There’s lots of tempting goodies at the Cohort, but this solo shot of a ’65 Impala SS coupe by Hugo90 caught my eye. The full-size Chevies, as well as all the big GM cars, were of course all-new that year; more new than any Chevy since 1958. It must have been a lot of pressure on Bill Mitchell and company. The ’65s certainly made quite a splash when they arrived; a shockingly big step in a new styling direction. But as I look at the tail of this Impala, I can’t help but think that those tail lights look grafted on, and must have been some sort of painful compromise; they just don’t look organic with the design. And of course they disappeared for 1966, and then on, for more conventional and better-integrated ones. Was it done to keep some single measure of continuity with the ’64s, and the well established tradition of two and three small round taillights? Probably, and unfortunately.
Cohort Outtake: 1965 Impala SS Coupe – Those Taillights Must Have Been An Afterthought
– Posted on June 28, 2012
Paul, I have to disagree with you on this one! I remember being very impressed with those “floating” taillights when I was a kid, even though these cars were a few years old by the time I really started noticing cars. They still look very sharp today. The more integrated, rectangular taillights of the 1966 model are a disappointment, in my opinion.
My parents bought a used 1965 Bel Air wagon in 1968, and I remember being fascinated by those taillights. I only felt cheated because the owner’s manual showed all of these Impalas with THREE taillights on each side, and our Bel Air only had two per side.
Now, don’t ask me about the long-term quality of that car. It was one of the reasons my parents “moved up” to Oldsmobiles and never looked back.
I loved them too as a kid, but they’re looking a bit affected and none to organic now. But what’s that go to do with it?
I don’t agree with many of your comments about styling (AMC Matador for example) but, of course, you are entitled to your opinion and it is at least as valid as anyone else’s.
But your comment here “…but they’re looking a bit affected and none to (sic) organic now.” really gets my goat.
What does that even mean? Organic? Are you saying “I’m so sophisticated now that I can see it’s rubbish whereas before, when I was a pleb, I thought it was fine”?
Or are you judging a vehicle of decades ago against today’s standards? If so, what is the point of that?
To be frank, from a styling perspective. I’d take this car, or the Matador, or just about anything “old” against 90% of the all-look-alike monstrosities of today.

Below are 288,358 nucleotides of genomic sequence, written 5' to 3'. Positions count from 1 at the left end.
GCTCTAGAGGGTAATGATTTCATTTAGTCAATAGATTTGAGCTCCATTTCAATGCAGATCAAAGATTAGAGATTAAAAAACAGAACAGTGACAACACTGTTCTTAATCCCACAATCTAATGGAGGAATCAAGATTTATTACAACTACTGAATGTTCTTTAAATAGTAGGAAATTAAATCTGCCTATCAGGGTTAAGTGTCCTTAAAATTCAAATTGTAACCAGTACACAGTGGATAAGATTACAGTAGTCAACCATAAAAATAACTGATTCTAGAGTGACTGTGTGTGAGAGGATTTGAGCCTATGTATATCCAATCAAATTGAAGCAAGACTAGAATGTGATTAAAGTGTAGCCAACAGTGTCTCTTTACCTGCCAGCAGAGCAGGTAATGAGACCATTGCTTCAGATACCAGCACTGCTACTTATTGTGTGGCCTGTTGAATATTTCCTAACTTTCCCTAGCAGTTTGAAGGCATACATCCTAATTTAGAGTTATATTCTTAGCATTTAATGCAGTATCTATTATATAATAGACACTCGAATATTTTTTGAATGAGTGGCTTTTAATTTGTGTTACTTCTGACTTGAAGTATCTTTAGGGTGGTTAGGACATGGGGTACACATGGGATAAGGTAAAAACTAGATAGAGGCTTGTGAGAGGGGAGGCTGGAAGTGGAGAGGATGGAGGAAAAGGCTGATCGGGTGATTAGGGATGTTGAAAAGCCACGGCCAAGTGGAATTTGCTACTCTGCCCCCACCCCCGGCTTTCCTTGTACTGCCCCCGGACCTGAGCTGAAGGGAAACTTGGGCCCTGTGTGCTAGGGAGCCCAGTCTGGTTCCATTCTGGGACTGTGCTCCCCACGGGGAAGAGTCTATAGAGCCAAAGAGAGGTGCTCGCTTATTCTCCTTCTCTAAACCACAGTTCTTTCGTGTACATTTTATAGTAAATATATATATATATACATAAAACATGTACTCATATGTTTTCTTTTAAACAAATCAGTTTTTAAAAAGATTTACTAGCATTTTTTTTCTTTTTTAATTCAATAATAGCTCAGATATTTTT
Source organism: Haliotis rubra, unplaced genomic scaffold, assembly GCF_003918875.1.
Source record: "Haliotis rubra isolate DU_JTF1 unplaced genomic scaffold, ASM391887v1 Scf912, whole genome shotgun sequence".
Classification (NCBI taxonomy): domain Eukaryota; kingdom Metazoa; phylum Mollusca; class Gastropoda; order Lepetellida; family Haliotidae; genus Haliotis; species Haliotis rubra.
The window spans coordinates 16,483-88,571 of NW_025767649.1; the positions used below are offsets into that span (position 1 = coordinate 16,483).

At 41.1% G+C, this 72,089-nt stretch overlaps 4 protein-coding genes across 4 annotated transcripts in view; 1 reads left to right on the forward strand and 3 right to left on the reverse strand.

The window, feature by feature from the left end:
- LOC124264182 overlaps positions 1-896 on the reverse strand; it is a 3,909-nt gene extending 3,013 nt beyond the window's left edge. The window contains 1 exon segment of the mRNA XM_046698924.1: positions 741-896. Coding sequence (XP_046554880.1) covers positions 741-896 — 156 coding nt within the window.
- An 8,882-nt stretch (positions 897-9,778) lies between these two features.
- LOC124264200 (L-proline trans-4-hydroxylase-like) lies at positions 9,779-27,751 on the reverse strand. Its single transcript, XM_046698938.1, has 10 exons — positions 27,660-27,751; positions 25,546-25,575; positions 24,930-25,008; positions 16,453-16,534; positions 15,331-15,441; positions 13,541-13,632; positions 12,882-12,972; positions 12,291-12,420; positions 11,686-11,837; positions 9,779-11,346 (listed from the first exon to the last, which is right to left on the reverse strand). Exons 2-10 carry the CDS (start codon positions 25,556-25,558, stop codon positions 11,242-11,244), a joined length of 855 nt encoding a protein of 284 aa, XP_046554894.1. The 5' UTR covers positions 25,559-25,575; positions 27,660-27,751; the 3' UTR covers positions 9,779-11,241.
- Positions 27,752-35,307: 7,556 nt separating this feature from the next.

I call ’em as I see them. I sat and stared at that Impy for a while, and tried to see past the long-established internal picture we all have formed of familiar cars, especially ones that have been such a part of our lives for so long.
And the longer I looked, the less consistent and “organic” those tail lights look to me. It’s pure conjecture, but my speculation is that these lights were not part of the original ’65 design, and were likely added later in the process. As I said, speculation; but that’s how they come across to me.
We’d have to find some pictures of the ’65 clays to determine if that was so or not.
Anyway, you’re taking that observation pretty grossly out of context. My comment is purely directed to how well (or not) the tail lights are integrated in that overall design; I didn’t comment on that at all. Maybe another time. I’d like to find one to do a full CC on it.
In any case, in no way am I making a comment about this car in relation to new cars; apples and lemons.
I’m ok with your comment, but it seems you’re being a bit defensive. Questioning a detail of a car is hardly painting it bad (or good) in broad brushstrokes.
I agree with you on the taillights, Paul. They don’t fit, like when the Cordoba got square headlights or so many cars in the 90s sprouted spoilers.
And which comments about the Matador are you referring to? I didn’t write yesterday’s Matador CC.
The taillights work for me because they add a nice “contrast” to the upward slope of the leading edge of the deck lid. They add interest and “drama” to the rear deck. The 1966 rear treatment, on the other hand, is just too plain and doesn’t really have anything to hold the viewer’s interest.
The 1965 Chevrolet was designed as a “side job” by Irv Rybicki while work continued on the approved designs for the 1965 Chevrolet. That design was considerably more conservative. Rybicki showed his design, and both Mitchell and management immediately decided that his car would be the 1965 Chevrolet. Mitchell then pulled Rybicki aside and told him never to do anything like that again.
Collectible Automobile ran photos of the styling prototypes for the 1965 Chevrolet with an article it published in the 1990s, if I recall correctly.